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Democratizing Creativity


Democratizing Creativity


  • New faces of collaboration

    From the ubiquitous Post-it® Note to Post-it® Dry Erase Surface, Post-it® Brand offers a number of tools to bring out the very best collaborative experiences amongst your colleagues. However, we know that collaboration isn’t simply limited to tools — nor is it confined to a handful of techniques. That’s why we’ve teamed with Jeff Gothelf — a speaker and thought leader on the future of user experience and design — to offer his approach to collaboration and the benefits gained from sharing & working together.

  • In the Industrial Era model of managing a company, creativity was reserved for the executive suite. Only leaders and managers were allowed to determine what the company was going to build and how to implement it. These decisions were then pushed down to the execution teams who took this direction and carried it to the letter.

    In a known domain with established constraints, market forces and consumer behavior this was a productive and efficient way to work.

    In software there are too many unknowns. We have no idea how complex a project truly is until we begin it. We have no idea how the product will be used by our customers. In fact, we have no idea IF it will even be used at all. Dictating a fully thought out solution from the executive suite down to execution teams is most likely a recipe for failure.

    Instead, your company should strive to democratize creativity. Take advantage of the entire wealth of talent available in your organization — not just “the creative team” —  and task them with coming up with the solutions for your business’ problems. Build diverse cross-functional teams and ensure that the freedom to be creative is distributed evenly – not just to the designers. Let them try solutions. Encourage brainstorming and getting ideas out into the open. Let them fail quickly and learn. Teach them that ideas are only precious when they’re validated and expertly executed. Promote activities that allow anyone to offer up their ideas on how to fix a broken workflow or satisfy a customer need. The products these autonomous, self­organizing teams develop will be far more successful and innovative than anything you could have dictated to them.

  • Here are 3 ways to get started:

    1. Hold “design studios”— Adapted from the design charettes popular in architecture schools, these “design studios” are similar to many brainstorming techniques with one exception — participants sketch instead of using verbal communication. There are many explanations available online of how to facilitate a design studio. The thing to remember is that by opening up new ways for colleagues to contribute, you are directly tapping into a broader reserve of creativity.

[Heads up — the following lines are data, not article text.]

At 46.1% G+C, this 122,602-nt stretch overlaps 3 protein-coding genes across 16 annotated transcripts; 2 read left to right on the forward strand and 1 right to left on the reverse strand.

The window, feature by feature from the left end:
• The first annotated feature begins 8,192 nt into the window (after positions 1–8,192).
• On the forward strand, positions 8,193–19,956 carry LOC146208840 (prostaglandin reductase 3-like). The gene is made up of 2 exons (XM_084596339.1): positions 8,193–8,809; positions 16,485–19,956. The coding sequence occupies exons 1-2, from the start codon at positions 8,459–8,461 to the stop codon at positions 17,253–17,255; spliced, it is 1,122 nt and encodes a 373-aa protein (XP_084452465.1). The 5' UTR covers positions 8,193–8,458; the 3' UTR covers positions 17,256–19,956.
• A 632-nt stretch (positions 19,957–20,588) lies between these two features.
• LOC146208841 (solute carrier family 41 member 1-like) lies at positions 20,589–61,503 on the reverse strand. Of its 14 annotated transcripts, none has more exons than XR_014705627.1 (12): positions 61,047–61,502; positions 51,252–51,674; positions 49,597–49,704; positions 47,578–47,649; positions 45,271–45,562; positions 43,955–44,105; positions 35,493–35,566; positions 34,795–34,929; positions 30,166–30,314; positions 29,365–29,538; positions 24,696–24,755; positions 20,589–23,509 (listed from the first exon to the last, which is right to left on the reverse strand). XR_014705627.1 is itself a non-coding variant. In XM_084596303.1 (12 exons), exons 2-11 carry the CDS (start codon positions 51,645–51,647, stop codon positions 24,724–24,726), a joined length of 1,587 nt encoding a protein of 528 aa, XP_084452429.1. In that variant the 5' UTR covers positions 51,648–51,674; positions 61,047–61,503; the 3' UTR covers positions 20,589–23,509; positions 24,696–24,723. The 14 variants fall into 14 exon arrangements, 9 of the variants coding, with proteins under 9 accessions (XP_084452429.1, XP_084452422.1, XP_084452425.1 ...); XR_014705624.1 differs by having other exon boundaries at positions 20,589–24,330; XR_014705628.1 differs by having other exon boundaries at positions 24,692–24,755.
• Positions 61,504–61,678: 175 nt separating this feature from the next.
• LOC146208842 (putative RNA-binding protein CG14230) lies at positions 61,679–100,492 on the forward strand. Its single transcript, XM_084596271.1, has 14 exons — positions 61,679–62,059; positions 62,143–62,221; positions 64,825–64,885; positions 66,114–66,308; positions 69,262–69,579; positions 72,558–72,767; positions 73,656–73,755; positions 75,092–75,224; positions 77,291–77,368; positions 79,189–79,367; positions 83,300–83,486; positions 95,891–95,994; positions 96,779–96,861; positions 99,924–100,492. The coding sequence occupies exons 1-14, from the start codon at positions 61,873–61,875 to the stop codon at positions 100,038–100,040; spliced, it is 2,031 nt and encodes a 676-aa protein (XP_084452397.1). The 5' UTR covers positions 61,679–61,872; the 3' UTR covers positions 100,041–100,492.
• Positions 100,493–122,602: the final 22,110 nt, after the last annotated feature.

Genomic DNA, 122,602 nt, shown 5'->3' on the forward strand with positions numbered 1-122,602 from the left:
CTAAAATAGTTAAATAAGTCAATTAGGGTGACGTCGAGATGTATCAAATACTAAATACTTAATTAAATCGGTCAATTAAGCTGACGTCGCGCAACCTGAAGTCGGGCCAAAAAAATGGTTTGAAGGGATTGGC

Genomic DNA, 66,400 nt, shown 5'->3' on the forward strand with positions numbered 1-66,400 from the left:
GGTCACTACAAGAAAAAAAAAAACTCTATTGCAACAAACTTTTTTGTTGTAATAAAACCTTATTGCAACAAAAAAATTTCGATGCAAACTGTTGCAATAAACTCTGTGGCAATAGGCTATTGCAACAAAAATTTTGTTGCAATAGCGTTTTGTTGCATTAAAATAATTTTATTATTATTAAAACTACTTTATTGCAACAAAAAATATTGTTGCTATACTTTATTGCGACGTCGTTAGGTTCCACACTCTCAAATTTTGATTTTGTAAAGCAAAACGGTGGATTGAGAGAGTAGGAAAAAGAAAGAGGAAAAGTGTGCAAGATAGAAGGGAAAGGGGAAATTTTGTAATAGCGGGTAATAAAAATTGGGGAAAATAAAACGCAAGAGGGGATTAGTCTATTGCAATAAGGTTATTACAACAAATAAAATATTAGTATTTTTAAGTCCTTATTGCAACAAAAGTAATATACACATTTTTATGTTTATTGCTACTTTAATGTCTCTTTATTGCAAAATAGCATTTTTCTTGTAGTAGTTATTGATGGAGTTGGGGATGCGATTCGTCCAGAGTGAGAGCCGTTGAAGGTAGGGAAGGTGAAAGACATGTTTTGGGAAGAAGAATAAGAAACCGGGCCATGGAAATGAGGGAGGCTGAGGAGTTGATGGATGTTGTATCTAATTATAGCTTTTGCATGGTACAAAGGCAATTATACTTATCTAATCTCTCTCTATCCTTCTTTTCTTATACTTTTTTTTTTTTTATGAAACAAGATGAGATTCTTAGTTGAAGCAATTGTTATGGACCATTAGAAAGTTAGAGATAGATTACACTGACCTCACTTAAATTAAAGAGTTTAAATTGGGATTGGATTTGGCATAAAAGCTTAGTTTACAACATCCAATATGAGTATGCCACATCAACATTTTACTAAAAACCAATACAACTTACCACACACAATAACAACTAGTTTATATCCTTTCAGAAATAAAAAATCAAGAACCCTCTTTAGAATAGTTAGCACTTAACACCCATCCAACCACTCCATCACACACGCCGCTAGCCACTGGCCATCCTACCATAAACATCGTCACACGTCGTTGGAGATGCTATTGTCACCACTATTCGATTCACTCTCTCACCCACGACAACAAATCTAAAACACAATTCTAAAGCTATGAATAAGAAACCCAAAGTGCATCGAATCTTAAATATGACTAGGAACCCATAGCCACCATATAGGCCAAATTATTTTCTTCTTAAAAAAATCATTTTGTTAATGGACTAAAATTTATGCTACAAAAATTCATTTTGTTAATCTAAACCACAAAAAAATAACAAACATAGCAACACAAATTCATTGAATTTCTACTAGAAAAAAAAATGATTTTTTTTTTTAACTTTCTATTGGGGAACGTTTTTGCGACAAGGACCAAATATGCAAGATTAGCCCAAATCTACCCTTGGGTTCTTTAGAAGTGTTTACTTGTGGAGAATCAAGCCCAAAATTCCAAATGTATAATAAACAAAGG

2. Provide design reviews for the entire team — Often design reviews are limited to the creators of the work and executives. Instead, open up the design review process to the entire team. This simple technique implicitly asks everyone to provide their input — including others who have not been asked before. This is empowering for those with opinions on the work. In addition, they can add their own “creativity” to the mix, ensuring that — as the work evolves — it’s taking increasingly realistic steps forward.
    3. Use retrospectives — A retrospective is a technique that comes from the Agile Engineering world. It’s a regularly scheduled meeting where the team gets together to discuss how the last iteration went. The team covers things they’d like to continue doing, things that could use improvement and things they’d like to stop doing. At first these feel a bit awkward as they run the risk of becoming blame sessions or feel too much like group therapy. Once teams get comfortable, however, retrospectives serve to extract new, creative ideas out of the entire team about how to improve not just the product but the process as well.

  • Jeff Gothelf

    Jeff Gothelf is a lean UX evangelist, spreading the gospel of great team collaboration, product innovation and evidence-based decision making. He is the co-author (with Josh Seiden) of “Lean UX: Applying Lean Principles to Improve User Experience” and the upcoming “Sense and Respond” (sensingbook.com)

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